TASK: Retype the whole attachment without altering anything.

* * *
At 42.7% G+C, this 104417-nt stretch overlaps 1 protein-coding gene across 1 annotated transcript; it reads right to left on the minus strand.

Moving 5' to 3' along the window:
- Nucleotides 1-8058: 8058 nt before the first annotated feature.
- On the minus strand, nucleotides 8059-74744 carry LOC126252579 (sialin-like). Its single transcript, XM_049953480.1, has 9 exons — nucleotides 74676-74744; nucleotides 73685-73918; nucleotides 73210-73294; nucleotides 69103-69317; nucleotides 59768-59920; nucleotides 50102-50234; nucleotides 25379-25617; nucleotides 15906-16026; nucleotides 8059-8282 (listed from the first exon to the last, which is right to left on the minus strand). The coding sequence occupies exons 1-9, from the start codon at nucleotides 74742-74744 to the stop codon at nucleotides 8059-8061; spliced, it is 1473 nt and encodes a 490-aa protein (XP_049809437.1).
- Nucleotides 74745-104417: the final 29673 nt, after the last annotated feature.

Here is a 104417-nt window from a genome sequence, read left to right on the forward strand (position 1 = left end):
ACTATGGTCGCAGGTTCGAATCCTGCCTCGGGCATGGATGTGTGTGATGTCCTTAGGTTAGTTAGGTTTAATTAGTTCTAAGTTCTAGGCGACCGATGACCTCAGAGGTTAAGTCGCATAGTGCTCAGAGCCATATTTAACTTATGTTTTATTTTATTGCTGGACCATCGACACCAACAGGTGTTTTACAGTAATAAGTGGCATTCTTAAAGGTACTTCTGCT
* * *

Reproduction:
At 42.7% G+C, this 104417-nt stretch overlaps 1 protein-coding gene across 1 annotated transcript; it reads right to left on the minus strand.

Moving 5' to 3' along the window:
- Nucleotides 1-8058: 8058 nt before the first annotated feature.
- On the minus strand, nucleotides 8059-74744 carry LOC126252579 (sialin-like). Its single transcript, XM_049953480.1, has 9 exons — nucleotides 74676-74744; nucleotides 73685-73918; nucleotides 73210-73294; nucleotides 69103-69317; nucleotides 59768-59920; nucleotides 50102-50234; nucleotides 25379-25617; nucleotides 15906-16026; nucleotides 8059-8282 (listed from the first exon to the last, which is right to left on the minus strand). The coding sequence occupies exons 1-9, from the start codon at nucleotides 74742-74744 to the stop codon at nucleotides 8059-8061; spliced, it is 1473 nt and encodes a 490-aa protein (XP_049809437.1).
- Nucleotides 74745-104417: the final 29673 nt, after the last annotated feature.

Here is a 104417-nt window from a genome sequence, read left to right on the forward strand (position 1 = left end):
ACTATGGTCGCAGGTTCGAATCCTGCCTCGGGCATGGATGTGTGTGATGTCCTTAGGTTAGTTAGGTTTAATTAGTTCTAAGTTCTAGGCGACCGATGACCTCAGAGGTTAAGTCGCATAGTGCTCAGAGCCATATTTAACTTATGTTTTATTTTATTGCTGGACCATCGACACCAACAGGTGTTTTACAGTAATAAGTGGCATTCTTAAAGGTACTTCTGCT